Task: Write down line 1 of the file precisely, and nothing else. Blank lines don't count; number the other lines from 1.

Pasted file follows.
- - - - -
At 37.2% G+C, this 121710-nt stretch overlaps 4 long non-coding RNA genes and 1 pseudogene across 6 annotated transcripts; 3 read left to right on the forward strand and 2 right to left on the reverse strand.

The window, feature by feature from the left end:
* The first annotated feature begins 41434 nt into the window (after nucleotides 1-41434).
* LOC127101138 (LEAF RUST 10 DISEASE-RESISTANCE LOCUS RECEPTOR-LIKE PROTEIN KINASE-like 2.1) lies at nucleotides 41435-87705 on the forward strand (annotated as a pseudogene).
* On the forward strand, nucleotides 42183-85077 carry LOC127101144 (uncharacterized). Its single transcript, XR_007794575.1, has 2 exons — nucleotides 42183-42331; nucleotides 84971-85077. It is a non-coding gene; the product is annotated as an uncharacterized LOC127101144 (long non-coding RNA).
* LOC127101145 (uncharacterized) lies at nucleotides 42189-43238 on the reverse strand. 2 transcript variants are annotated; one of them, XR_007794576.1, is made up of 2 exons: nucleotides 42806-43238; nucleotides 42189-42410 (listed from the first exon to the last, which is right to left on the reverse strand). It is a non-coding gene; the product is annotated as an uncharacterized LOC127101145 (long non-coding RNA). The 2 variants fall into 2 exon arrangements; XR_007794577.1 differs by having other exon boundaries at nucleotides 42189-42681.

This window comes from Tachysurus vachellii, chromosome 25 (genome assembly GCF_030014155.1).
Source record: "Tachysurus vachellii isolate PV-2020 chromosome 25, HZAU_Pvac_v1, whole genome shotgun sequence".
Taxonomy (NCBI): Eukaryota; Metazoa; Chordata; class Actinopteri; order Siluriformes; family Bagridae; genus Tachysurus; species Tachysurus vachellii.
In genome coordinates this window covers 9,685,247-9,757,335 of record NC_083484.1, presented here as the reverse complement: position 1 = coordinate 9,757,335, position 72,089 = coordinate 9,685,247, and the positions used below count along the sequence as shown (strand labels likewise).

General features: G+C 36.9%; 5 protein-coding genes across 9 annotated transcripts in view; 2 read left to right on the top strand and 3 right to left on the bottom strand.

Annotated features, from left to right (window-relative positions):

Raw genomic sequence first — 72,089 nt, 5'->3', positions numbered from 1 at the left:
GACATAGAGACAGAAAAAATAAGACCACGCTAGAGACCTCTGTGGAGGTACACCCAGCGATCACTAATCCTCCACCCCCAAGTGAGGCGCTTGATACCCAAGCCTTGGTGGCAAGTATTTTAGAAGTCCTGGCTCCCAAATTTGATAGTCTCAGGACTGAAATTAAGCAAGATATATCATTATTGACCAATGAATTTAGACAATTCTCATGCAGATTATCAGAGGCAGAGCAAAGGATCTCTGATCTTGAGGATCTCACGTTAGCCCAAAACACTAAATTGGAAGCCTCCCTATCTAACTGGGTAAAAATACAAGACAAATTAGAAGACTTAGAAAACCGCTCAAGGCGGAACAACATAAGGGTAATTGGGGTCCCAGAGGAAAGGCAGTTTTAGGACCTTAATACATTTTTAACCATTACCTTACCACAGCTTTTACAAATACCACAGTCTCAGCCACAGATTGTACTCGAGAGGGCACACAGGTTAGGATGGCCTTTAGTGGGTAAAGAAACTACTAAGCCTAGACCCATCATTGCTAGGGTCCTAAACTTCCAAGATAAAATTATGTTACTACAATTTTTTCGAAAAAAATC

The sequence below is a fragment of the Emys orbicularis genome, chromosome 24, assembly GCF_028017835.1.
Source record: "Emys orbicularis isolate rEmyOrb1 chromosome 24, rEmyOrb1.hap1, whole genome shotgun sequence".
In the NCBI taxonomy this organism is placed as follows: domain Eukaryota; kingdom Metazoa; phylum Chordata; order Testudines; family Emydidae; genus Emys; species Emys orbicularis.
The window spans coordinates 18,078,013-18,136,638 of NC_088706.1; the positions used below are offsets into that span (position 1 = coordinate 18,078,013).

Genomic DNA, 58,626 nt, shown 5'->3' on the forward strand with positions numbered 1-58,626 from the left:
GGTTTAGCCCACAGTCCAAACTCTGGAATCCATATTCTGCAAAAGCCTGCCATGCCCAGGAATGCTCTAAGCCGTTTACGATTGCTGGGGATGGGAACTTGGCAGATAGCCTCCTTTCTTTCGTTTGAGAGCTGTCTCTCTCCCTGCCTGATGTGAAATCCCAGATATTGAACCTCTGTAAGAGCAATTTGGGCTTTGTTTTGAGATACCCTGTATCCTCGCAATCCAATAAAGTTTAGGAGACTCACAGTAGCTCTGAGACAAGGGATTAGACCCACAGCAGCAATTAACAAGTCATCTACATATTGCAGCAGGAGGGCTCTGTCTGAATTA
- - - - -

At 37.2% G+C, this 121710-nt stretch overlaps 4 long non-coding RNA genes and 1 pseudogene across 6 annotated transcripts; 3 read left to right on the forward strand and 2 right to left on the reverse strand.